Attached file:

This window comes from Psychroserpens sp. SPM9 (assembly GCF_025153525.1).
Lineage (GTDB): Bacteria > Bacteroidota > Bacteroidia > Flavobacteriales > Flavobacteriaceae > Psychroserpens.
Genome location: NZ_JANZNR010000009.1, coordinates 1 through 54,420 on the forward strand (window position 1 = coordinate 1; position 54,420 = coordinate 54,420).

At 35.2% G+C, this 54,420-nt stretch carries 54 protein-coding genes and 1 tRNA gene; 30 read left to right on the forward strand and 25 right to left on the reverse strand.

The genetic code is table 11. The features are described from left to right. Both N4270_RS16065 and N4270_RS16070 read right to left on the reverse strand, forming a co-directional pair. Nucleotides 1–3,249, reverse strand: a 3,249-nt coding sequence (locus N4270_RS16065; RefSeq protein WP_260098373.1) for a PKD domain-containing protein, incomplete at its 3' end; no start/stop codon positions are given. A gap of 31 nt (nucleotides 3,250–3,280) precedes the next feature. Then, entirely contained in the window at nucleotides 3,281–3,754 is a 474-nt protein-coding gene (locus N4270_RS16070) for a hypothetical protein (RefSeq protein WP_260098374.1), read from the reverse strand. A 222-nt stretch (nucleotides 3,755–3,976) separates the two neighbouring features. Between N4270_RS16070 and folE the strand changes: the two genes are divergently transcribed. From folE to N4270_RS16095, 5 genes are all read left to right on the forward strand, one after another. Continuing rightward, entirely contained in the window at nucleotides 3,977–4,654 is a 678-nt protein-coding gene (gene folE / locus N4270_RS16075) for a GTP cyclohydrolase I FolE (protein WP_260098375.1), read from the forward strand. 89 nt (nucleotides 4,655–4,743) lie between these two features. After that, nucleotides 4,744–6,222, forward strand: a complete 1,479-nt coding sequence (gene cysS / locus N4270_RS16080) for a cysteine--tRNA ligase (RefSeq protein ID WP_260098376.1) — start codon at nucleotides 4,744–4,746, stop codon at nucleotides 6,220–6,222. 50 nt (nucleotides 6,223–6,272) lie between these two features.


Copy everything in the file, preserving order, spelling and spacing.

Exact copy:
This window comes from Psychroserpens sp. SPM9 (assembly GCF_025153525.1).
Lineage (GTDB): Bacteria > Bacteroidota > Bacteroidia > Flavobacteriales > Flavobacteriaceae > Psychroserpens.
Genome location: NZ_JANZNR010000009.1, coordinates 1 through 54,420 on the forward strand (window position 1 = coordinate 1; position 54,420 = coordinate 54,420).

At 35.2% G+C, this 54,420-nt stretch carries 54 protein-coding genes and 1 tRNA gene; 30 read left to right on the forward strand and 25 right to left on the reverse strand.

The genetic code is table 11. The features are described from left to right. Both N4270_RS16065 and N4270_RS16070 read right to left on the reverse strand, forming a co-directional pair. Nucleotides 1–3,249, reverse strand: a 3,249-nt coding sequence (locus N4270_RS16065; RefSeq protein WP_260098373.1) for a PKD domain-containing protein, incomplete at its 3' end; no start/stop codon positions are given. A gap of 31 nt (nucleotides 3,250–3,280) precedes the next feature. Then, entirely contained in the window at nucleotides 3,281–3,754 is a 474-nt protein-coding gene (locus N4270_RS16070) for a hypothetical protein (RefSeq protein WP_260098374.1), read from the reverse strand. A 222-nt stretch (nucleotides 3,755–3,976) separates the two neighbouring features. Between N4270_RS16070 and folE the strand changes: the two genes are divergently transcribed. From folE to N4270_RS16095, 5 genes are all read left to right on the forward strand, one after another. Continuing rightward, entirely contained in the window at nucleotides 3,977–4,654 is a 678-nt protein-coding gene (gene folE / locus N4270_RS16075) for a GTP cyclohydrolase I FolE (protein WP_260098375.1), read from the forward strand. 89 nt (nucleotides 4,655–4,743) lie between these two features. After that, nucleotides 4,744–6,222, forward strand: a complete 1,479-nt coding sequence (gene cysS / locus N4270_RS16080) for a cysteine--tRNA ligase (RefSeq protein ID WP_260098376.1) — start codon at nucleotides 4,744–4,746, stop codon at nucleotides 6,220–6,222. 50 nt (nucleotides 6,223–6,272) lie between these two features.